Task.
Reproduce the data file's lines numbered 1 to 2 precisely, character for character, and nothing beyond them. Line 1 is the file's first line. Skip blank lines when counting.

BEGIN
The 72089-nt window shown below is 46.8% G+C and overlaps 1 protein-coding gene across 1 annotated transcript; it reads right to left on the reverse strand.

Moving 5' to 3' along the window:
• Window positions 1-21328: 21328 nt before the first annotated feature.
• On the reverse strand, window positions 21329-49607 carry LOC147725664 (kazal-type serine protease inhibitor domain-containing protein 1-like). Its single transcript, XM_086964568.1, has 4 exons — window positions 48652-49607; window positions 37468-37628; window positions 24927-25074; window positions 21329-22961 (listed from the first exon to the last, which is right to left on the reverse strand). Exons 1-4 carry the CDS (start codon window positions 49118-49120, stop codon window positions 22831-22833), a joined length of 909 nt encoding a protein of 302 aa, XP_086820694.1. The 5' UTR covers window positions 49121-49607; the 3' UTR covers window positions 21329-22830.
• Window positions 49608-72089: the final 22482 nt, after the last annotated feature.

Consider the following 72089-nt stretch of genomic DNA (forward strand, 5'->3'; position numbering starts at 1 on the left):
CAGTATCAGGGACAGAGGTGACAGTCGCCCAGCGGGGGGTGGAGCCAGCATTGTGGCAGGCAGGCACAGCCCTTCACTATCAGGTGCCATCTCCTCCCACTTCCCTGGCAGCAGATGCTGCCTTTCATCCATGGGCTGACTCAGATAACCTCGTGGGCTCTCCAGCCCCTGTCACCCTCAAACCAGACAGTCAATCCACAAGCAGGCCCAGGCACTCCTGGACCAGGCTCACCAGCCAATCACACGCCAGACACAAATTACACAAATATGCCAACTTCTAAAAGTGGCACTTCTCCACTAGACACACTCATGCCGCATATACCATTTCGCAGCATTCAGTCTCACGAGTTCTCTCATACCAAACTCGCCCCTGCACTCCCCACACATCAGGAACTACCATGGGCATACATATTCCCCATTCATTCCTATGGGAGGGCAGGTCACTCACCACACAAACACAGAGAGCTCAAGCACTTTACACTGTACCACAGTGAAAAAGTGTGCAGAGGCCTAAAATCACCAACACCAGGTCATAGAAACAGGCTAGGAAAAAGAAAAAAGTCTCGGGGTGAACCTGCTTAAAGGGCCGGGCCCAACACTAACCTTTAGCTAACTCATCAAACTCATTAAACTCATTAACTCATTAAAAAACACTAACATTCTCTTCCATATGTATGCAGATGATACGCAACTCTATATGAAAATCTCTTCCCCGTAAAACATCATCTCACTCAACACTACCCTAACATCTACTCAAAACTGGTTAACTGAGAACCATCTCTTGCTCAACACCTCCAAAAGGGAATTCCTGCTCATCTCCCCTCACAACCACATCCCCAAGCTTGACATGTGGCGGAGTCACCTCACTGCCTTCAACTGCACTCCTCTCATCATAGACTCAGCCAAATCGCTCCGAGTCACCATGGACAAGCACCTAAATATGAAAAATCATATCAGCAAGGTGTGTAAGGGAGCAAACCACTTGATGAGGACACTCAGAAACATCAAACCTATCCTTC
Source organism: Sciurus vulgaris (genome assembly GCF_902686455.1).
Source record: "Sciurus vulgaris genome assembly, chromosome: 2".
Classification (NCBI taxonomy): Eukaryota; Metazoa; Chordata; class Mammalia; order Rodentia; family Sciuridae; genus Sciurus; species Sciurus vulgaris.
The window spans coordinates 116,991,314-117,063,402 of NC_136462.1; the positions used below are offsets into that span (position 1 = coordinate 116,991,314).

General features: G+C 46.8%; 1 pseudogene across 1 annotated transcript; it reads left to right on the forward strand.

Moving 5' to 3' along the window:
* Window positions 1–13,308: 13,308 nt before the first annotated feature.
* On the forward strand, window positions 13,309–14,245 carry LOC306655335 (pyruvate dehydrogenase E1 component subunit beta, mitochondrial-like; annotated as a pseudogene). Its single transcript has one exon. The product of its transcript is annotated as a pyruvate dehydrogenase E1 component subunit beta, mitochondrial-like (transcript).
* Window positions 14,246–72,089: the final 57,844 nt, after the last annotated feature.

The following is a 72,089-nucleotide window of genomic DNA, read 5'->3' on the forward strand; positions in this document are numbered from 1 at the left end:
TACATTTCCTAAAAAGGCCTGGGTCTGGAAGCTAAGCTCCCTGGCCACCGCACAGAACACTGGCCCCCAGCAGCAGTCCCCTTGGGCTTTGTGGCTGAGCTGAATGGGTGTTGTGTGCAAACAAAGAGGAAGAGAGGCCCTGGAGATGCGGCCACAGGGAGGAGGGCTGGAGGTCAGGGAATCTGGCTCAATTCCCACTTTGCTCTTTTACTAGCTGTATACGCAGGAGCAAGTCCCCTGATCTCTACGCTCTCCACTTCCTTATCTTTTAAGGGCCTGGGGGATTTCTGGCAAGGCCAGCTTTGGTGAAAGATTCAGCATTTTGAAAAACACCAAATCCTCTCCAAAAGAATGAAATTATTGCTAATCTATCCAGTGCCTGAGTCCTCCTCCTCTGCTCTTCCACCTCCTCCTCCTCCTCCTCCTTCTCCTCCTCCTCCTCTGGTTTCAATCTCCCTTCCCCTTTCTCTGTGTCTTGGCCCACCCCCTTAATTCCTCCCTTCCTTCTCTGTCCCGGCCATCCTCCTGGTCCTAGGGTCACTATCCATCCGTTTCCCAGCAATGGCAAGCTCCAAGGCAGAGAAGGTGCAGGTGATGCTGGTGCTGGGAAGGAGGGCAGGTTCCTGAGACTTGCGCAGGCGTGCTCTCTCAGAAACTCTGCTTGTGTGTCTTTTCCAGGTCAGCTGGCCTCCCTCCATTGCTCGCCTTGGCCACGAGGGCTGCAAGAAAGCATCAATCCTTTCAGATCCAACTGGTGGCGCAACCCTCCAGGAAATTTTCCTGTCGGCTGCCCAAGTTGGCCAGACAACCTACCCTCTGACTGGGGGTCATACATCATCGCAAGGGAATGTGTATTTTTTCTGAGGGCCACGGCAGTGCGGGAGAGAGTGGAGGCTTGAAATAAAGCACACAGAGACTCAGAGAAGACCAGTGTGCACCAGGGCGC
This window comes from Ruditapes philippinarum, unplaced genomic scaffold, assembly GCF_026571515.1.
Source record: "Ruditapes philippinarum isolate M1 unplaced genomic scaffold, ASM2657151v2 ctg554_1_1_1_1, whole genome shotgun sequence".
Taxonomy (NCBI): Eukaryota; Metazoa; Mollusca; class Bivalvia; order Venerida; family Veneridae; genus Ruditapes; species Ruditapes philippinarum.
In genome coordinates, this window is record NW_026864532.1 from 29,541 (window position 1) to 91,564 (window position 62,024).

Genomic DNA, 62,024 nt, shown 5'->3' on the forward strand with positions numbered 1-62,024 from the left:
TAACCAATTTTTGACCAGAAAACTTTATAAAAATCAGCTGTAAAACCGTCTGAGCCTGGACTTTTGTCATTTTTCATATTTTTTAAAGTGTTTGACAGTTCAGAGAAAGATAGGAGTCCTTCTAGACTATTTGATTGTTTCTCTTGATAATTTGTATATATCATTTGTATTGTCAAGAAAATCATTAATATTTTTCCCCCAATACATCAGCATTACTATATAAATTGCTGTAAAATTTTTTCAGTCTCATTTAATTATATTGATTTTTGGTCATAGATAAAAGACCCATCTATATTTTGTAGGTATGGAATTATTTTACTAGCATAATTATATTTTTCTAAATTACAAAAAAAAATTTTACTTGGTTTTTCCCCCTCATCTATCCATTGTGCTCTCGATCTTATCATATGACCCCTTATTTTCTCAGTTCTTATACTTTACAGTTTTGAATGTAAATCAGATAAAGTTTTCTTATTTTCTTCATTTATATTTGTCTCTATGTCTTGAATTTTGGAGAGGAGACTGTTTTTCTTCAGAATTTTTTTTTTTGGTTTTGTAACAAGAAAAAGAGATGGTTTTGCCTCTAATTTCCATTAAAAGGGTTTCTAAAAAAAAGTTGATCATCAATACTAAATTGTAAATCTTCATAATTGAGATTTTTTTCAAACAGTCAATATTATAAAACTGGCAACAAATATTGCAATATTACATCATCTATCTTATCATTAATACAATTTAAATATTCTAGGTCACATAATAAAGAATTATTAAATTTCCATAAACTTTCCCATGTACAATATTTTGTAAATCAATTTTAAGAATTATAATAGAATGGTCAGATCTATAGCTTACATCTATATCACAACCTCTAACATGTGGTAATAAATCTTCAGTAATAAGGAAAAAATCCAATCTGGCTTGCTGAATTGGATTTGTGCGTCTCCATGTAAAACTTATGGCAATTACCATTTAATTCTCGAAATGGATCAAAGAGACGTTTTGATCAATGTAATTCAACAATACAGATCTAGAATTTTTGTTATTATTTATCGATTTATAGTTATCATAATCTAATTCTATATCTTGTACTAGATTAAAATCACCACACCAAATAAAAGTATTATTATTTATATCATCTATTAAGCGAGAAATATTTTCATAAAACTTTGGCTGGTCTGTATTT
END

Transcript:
The 72089-nt window shown below is 46.8% G+C and overlaps 1 protein-coding gene across 1 annotated transcript; it reads right to left on the reverse strand.

Moving 5' to 3' along the window: